1. What kind of information does the National Register collect?

The National Register collects information including your name, address, contact details, date of birth, sex, Medicare number or Department of Veterans’ Affairs (DVA) number and individual healthcare identifier. This helps us identify you, send screening invitations and reminders, and support clinical follow-up of adverse screening results.

The National Register may also collect information about you in relation to cervical and bowel screening, such as:

  • your screening history, for example, the date of your last screening test
  • details of screening test results
  • other clinical information that relates to screening, including information on any clinical follow up or investigation you may have attended
  • your HPV vaccination status (specific to cervical screening)
  • Medicare claims information which may indicate whether you have undergone or should undergo screening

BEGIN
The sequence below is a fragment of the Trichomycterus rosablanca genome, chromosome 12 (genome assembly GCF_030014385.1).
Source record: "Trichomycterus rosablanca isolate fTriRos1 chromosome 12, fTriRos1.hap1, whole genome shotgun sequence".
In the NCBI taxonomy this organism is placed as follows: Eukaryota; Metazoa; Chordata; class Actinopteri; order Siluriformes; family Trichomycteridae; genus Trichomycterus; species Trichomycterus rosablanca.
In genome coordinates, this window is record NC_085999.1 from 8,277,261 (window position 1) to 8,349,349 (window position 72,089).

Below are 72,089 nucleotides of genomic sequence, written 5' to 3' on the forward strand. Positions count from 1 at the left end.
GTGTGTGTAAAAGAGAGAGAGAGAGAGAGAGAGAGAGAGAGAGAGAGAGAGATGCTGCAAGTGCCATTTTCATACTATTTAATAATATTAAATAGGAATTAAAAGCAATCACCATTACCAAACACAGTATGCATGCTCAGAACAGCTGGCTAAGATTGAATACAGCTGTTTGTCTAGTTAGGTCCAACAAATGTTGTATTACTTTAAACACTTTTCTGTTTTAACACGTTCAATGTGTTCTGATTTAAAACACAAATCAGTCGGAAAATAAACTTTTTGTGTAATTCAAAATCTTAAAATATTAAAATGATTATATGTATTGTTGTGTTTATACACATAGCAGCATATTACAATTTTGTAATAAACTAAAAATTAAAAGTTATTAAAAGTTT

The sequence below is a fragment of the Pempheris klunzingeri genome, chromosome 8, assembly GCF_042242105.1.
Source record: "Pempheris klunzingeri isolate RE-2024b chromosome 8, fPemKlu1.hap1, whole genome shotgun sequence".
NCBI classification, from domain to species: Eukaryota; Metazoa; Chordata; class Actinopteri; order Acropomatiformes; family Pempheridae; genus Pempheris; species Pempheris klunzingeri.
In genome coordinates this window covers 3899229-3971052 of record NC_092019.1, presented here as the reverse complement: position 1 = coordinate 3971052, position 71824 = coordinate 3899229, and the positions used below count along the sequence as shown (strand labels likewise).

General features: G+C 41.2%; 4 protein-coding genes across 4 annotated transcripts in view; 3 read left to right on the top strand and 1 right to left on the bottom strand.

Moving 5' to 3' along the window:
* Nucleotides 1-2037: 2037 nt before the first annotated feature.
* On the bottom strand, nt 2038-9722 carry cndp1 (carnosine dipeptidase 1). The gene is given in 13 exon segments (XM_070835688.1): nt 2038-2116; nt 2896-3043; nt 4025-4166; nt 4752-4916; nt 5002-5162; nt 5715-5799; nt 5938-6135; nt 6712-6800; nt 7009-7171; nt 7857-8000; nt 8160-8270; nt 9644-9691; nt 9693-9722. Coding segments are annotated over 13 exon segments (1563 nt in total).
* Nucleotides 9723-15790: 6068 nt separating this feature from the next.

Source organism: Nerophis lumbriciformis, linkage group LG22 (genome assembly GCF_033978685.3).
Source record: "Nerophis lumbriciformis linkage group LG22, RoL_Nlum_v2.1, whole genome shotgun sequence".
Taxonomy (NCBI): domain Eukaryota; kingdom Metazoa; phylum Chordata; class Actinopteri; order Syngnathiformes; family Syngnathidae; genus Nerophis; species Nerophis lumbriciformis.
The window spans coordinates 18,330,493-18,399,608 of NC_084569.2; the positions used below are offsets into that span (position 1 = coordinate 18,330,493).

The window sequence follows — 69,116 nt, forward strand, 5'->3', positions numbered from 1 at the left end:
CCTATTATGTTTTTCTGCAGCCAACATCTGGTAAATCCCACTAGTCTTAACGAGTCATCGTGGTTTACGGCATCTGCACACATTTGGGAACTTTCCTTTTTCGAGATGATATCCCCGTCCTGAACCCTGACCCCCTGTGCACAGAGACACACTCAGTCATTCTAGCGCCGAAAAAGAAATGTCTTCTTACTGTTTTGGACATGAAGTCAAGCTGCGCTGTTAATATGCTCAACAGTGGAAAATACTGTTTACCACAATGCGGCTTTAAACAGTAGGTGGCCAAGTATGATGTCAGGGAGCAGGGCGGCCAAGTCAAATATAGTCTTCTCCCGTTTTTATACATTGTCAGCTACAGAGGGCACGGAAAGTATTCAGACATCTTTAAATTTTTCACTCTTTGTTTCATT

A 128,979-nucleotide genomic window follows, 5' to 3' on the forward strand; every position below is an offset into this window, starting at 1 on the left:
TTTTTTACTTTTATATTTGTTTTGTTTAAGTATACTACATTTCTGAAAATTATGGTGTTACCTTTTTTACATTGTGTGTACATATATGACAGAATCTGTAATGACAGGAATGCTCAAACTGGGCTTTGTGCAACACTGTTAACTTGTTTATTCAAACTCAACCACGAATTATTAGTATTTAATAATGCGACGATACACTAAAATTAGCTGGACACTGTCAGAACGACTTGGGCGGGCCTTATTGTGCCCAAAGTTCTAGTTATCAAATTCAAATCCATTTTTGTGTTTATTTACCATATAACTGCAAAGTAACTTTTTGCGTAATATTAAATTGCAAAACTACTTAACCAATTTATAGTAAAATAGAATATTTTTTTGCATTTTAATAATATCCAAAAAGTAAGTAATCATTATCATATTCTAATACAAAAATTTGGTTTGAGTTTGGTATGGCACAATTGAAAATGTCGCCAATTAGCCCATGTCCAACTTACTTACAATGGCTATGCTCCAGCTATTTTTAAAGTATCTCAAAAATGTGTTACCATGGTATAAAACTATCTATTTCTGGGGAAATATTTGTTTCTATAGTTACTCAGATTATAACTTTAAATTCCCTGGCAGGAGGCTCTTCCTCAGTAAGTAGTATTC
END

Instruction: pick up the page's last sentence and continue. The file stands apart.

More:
• diagnosis of cervical or bowel cancer, or pre-cursor to cervical or bowel cancer (if any)
  • your Personal Representative (if you have one)
  • your nominated healthcare provider for cervical and bowel screening (if you nominate one)
  • any healthcare providers you may have seen or who have been involved with your cervical or bowel screening tests and follow-ups (i.e. GP, test collector, pathology laboratory, colposcopists, colonoscopists or other specialists)
  • any requests you have made about your participation in the national bowel or cervical screening programs.

The National Cancer Screening Register also collects:

  • your Aboriginal and/or Torres Strait Islander status
  • information about country of birth, language spoken at home and whether you need an interpreter when communicating with us or program representatives
  • information about any assistance you require due to a medical condition or disability.

If you are a Personal Representative:

  • please read ‘you’ in this document as including yourself and any actions you undertake on behalf of the individual that you represent